# Weakly Connected Components

Supported Graph Characteristics
 Unweighted edges Homogeneous vertex types Heterogeneous vertex types

In a graph, there may not always be connections between every vertex and every other vertex. In some cases, there may be components, which are defined as connected subgraphs that are not connected to other subgraphs.

A connected component is the maximal set of connected vertices inside a graph, plus their connecting edges. Inside a connected component, you can reach each vertex from each other vertex.

Graph theory distinguishes between strong and weak connections:

• A subgraph is strongly connected if it is directed and if every vertex is reachable from every other following the edge directions.

• A subgraph is weakly connected if it is undirected or if the only connections that exist for some vertex pairs go against the edge directions.

This Weakly Connected Components algorithm runs on graphs with undirected edges and finds connected components. It assigns a component ID to each vertex. Vertices in the same component get the same component ID.

This algorithm can be used as a helper algorithm to find existing communities and create community IDs before other algorithms are run on the graph.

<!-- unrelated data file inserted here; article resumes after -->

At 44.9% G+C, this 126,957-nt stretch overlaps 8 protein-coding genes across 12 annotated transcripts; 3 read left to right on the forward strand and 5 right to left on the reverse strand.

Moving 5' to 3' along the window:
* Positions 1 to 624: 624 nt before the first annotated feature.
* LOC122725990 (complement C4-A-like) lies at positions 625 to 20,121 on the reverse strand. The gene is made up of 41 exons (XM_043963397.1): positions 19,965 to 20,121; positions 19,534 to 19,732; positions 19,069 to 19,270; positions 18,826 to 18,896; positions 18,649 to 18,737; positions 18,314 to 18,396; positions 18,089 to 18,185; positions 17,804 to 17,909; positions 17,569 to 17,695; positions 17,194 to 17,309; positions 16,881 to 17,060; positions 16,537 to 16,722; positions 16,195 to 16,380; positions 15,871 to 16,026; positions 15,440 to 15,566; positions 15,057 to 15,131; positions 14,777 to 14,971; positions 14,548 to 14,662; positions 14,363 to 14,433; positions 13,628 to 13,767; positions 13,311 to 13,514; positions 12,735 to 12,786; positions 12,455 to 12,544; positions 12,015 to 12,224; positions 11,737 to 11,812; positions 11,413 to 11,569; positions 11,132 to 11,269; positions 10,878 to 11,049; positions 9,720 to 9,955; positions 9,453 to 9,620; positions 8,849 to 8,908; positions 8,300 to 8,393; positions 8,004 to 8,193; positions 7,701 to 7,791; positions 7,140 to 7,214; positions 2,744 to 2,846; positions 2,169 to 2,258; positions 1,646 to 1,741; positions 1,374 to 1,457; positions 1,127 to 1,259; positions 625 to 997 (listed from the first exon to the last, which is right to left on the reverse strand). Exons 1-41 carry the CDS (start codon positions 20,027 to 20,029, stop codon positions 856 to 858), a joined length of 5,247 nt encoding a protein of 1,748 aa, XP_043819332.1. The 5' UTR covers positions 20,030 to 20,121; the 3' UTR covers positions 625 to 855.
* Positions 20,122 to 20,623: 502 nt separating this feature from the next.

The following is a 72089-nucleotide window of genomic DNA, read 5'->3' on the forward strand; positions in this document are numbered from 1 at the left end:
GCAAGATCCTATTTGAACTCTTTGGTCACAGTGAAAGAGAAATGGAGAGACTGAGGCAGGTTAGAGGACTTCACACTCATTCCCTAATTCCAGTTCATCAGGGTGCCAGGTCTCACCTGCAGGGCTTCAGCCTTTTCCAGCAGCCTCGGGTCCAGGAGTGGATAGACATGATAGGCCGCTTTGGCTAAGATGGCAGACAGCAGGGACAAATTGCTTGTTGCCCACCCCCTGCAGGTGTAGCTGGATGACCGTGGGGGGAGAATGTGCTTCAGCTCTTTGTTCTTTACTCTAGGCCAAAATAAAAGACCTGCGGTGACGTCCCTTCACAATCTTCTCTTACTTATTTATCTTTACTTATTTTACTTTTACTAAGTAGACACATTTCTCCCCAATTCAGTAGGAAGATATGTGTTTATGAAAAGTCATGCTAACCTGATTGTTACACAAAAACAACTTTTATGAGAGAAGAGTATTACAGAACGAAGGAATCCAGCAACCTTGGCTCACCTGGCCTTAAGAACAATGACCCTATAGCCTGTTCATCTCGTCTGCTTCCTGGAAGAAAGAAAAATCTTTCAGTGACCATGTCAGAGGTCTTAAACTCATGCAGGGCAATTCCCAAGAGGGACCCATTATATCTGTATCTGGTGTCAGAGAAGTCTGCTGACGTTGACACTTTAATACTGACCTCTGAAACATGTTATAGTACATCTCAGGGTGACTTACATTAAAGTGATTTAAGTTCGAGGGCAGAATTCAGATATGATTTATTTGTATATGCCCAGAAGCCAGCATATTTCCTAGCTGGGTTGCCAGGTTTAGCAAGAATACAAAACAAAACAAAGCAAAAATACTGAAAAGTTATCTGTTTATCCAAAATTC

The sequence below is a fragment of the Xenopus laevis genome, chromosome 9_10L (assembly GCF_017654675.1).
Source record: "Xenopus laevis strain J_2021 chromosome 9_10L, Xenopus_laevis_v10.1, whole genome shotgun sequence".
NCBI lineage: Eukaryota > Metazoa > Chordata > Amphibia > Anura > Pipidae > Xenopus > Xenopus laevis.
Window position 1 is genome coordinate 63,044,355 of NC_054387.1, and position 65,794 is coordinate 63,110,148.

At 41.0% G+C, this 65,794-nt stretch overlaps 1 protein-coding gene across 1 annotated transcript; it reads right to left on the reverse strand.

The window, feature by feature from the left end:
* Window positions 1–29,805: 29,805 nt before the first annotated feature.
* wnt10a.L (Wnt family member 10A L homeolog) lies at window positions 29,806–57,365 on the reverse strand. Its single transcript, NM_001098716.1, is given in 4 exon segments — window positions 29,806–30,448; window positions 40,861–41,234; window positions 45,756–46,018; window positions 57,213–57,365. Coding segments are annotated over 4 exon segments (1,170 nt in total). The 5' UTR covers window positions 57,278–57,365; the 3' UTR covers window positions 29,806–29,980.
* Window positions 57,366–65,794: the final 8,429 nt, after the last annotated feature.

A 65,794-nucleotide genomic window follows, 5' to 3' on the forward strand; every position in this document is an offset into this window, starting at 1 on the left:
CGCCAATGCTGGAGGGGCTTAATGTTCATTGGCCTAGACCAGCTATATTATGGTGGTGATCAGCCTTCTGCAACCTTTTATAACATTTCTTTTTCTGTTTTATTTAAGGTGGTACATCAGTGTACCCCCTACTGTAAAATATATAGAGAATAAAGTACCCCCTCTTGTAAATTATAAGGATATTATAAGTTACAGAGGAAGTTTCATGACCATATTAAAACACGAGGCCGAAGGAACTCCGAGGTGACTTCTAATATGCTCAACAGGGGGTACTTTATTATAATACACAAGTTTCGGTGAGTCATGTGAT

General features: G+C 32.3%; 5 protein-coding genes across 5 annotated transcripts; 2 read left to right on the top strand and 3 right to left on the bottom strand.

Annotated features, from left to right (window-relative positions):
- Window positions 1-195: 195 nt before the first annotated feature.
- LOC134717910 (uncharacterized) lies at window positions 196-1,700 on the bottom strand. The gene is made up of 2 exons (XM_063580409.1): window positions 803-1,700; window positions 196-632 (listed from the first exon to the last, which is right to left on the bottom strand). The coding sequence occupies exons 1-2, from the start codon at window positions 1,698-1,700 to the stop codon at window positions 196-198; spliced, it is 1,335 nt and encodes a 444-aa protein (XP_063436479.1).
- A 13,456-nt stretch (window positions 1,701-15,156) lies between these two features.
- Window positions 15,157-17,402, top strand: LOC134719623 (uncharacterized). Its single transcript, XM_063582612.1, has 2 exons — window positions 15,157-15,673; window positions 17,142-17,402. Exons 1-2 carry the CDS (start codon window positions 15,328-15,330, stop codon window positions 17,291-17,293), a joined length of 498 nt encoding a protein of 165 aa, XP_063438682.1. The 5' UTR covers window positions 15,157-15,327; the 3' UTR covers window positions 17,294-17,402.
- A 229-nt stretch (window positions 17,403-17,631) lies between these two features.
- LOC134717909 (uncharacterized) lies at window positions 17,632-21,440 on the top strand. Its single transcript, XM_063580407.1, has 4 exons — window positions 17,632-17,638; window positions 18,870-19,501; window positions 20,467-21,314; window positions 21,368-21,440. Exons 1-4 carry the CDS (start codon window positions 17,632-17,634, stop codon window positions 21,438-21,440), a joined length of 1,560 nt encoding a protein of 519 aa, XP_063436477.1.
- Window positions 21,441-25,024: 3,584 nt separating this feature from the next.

## Illustration

There are three components in the following figure. The `score` attribute for each vertex is equivalent to the community ID.

## Specifications

``````CREATE QUERY tg_wcc (SET<STRING> v_type, SET<STRING> e_type, INT output_limit = 100,
BOOL print_accum = TRUE, STRING result_attr = "", STRING file_path = "")``````

### Time complexity

This algorithm has a time complexity of O(E*d), where E is the number of edges and d is the maximum component diameter.

### Space complexity

This algorithm has a space complexity of O(V), where V is the number of vertices.

### Memory usage

There are no special memory considerations for this algorithm.

### Output

Assigns a component ID (`INT`) to each vertex, such that members of the same component have the same id value.

The return value in JSON includes all vertices and the component they belong to, as well as a map of the components with their ID and size.

### Parameters

Parameter Description Default

`SET<STRING> v_type`

Names of vertex types to use

(empty set of strings)

`SET<STRING> e_type`

Names of edge types to use

(empty set of strings)

`INT output_limit`

The maximum number of vertices to output in JSON format. Use `-1` for an unlimited value.

`100`

`BOOL print_accum`

Whether to print the JSON to the standard output.

False

`STRING result_attr`

The vertex attribute where community ID values will be stored. Must be of type `INT`.

(empty string)

`STRING file_path`

If not empty, write the output to this file.

(empty string)

## Example

``RUN QUERY tg_wcc(["Person"], ["Coworker"], _, _, _, _)``

It is easy to see in this small graph that the algorithm correctly groups the vertices:

• Alex, Bob, and Justin all have Community ID = `2097152`

• Chase, Damon, and Eddie all have Community ID = `5242880`

• Fiona, George, Howard, and Ivy all have Community ID = `0`

Our algorithm uses the TigerGraph engine’s internal vertex ID numbers. Currently there is no ability to customize the community IDs.